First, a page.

Technology Other News 07 Mar 2017 Spammers expose 1.4 ...

Spammers expose 1.4 billion emails via faulty backups

DECCAN CHRONICLE
Published Mar 7, 2017, 12:58 pm IST
Updated Mar 7, 2017, 1:52 pm IST
Chances are that you, or at least someone you know, are affected, says MacKeeper's security researcher Chris Vickery.
The spam operation has gathered and conglomerated a database of 1.4 billion individual email addresses, full names, IP addresses, and other physical addresses.
 The spam operation has gathered and conglomerated a database of 1.4 billion individual email addresses, full names, IP addresses, and other physical addresses.

A database of about 1.4 billion email addresses has been leaked by one of the largest spamming operations in the world due to a failing backup configuration of its entire operation.

The spam operation has gathered and conglomerated a database of 1.4 billion individual email addresses, full names, IP addresses, and other physical addresses, according to security researchers at MacKeeper.

 

Chris Vckery

“The situation presents a tangible threat to online privacy and security as it involves a database of 1.4 billion email accounts combined with real names, user IP addresses, and often physical address,” said Chris Vickery,  a security researcher at Mackeeper.

“Chances are that you, or at least someone you know, are affected,” he added.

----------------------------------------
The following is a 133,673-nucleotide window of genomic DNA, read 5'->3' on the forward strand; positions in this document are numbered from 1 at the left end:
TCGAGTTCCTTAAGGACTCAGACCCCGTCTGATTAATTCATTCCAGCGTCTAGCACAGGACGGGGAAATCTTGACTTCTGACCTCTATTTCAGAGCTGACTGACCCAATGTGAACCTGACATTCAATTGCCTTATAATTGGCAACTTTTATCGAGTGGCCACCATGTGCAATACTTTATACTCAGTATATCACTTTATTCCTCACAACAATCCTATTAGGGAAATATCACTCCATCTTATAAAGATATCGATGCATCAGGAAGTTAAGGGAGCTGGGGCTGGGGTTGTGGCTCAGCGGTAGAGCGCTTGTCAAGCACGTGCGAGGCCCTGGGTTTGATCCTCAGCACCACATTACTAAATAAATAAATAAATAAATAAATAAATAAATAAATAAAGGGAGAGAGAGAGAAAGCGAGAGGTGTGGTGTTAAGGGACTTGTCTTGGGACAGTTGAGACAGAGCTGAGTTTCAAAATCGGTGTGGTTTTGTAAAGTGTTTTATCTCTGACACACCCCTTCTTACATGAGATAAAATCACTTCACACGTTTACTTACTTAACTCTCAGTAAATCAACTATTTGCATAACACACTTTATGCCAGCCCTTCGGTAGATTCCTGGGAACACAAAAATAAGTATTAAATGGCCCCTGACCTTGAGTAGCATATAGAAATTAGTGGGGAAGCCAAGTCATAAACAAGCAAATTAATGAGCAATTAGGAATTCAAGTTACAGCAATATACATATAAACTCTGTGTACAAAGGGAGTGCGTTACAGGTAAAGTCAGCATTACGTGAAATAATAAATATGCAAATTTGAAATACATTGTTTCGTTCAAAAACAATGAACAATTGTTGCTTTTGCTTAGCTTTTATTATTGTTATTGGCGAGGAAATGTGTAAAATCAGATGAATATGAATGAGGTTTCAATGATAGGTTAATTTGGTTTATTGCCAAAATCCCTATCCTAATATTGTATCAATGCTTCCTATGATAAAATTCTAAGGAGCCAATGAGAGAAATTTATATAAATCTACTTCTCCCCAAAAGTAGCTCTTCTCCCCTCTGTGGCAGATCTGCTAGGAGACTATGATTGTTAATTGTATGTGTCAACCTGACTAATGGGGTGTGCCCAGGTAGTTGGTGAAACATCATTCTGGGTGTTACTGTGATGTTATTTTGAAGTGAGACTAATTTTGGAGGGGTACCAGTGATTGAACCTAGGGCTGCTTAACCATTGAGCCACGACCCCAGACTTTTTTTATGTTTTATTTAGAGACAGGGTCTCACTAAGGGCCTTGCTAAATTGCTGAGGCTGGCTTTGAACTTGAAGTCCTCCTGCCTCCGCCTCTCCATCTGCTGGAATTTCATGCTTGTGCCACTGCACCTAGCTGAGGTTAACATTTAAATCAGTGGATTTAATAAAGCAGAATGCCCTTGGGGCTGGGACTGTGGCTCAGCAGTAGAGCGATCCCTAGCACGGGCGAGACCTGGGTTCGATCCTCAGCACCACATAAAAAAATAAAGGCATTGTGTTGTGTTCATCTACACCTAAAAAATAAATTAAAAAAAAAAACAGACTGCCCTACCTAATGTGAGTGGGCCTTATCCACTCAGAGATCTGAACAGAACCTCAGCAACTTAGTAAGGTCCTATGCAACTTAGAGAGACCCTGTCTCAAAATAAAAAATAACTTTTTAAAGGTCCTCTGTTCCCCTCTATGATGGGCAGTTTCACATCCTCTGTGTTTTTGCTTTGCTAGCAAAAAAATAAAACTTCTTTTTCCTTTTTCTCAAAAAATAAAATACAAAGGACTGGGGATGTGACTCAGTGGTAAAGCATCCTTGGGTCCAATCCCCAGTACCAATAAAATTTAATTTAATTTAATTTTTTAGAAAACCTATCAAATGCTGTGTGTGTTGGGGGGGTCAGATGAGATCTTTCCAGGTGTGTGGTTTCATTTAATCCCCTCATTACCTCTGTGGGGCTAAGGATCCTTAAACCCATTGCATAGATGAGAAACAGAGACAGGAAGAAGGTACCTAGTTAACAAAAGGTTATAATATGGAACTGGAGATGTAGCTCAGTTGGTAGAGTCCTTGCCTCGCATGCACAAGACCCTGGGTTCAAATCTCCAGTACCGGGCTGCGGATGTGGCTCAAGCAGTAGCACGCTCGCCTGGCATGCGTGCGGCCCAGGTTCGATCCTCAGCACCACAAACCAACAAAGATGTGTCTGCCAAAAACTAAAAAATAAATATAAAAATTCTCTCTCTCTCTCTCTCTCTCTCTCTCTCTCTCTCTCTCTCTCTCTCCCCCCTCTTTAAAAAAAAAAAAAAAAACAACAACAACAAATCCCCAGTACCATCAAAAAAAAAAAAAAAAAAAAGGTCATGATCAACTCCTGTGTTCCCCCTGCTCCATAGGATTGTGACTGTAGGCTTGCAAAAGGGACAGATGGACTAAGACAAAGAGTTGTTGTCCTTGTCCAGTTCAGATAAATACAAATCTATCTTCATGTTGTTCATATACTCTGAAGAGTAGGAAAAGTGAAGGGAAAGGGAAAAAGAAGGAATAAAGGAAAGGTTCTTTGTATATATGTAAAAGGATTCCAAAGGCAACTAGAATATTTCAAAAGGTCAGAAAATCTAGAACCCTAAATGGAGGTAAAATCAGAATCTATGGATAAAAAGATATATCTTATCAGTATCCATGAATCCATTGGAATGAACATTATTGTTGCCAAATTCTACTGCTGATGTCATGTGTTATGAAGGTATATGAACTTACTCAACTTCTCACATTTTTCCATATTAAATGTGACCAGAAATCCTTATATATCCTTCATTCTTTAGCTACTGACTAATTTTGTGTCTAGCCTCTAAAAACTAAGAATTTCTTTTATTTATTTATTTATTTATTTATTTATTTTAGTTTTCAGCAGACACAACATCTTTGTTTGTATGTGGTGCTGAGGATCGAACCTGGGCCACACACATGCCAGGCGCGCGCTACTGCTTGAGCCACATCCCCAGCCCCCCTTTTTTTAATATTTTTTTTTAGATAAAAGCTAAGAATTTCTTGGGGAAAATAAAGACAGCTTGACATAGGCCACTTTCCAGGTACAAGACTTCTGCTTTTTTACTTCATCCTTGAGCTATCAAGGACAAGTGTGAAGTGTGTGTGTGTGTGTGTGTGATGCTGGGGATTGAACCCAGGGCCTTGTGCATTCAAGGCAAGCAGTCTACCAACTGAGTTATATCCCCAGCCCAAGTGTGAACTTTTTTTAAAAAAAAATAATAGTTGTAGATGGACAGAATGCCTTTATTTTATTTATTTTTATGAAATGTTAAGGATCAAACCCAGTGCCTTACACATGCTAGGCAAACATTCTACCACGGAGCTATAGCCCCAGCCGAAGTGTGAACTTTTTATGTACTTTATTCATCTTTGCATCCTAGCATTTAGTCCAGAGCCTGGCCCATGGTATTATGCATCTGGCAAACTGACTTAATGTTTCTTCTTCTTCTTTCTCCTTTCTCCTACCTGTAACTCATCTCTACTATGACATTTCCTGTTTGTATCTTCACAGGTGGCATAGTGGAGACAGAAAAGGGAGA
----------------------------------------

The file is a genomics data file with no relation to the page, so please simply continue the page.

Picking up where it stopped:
The leaked information represents the backbone operation of a marketing firm called River City Media (RCM), responsible for up to a billion daily emails it sends across the world.

 

Chris Vckery

Vickery is still investigating on the credibility of the leaked data, but claims he has found addresses, which he says is accurate in the database. “It is a type of Slowloris attack,” Vickery said, “purposely throttling your own machinery to amass open connections on someone else’s server.”

He explained it is a “technique in which the spammer seeks to open as many connections as possible between themselves and a Gmail server. This is done by purposefully configuring your own machine to send response packets extremely slowly, and in a fragmented manner, while constantly requesting more connections. Then, when the Gmail server is almost ready to give up and drop all connections, the spammer suddenly sends as many emails as possible through the pile of connection tunnels. The receiving side is then overwhelmed with data and will quickly block the sender, but not before processing a large load of emails.”

 

“Well-informed individuals did not choose to sign up for bulk advertisements over a billion times,” Vickery said.  “The most likely scenario is a combination of techniques. One is called co-registration. That’s when you click on the “Submit” or “I agree” box next to all the small text on a website. Without knowing it, you have potentially agreed your personal details can be shared with affiliates of the site.”

As the size of the breach is large, the India’s Aadhaar UID system, which individually holds a database of more than a billion citizens, could have been considered among possible sources for the breach.

 

However, in a publically released statement, issued on Sunday, the Ministry of Electronics and IT (MEITY), India, denied allegations over the misuse of Aadhaar biometrics. “There has been no incident of misuse of Aadhaar biometrics leading to identity theft and financial loss during the last five years when more than 400 crore Aadhaar authentication transactions have taken place, according to Unique Identification Authority of India (UIDAI),” MEITY stated.

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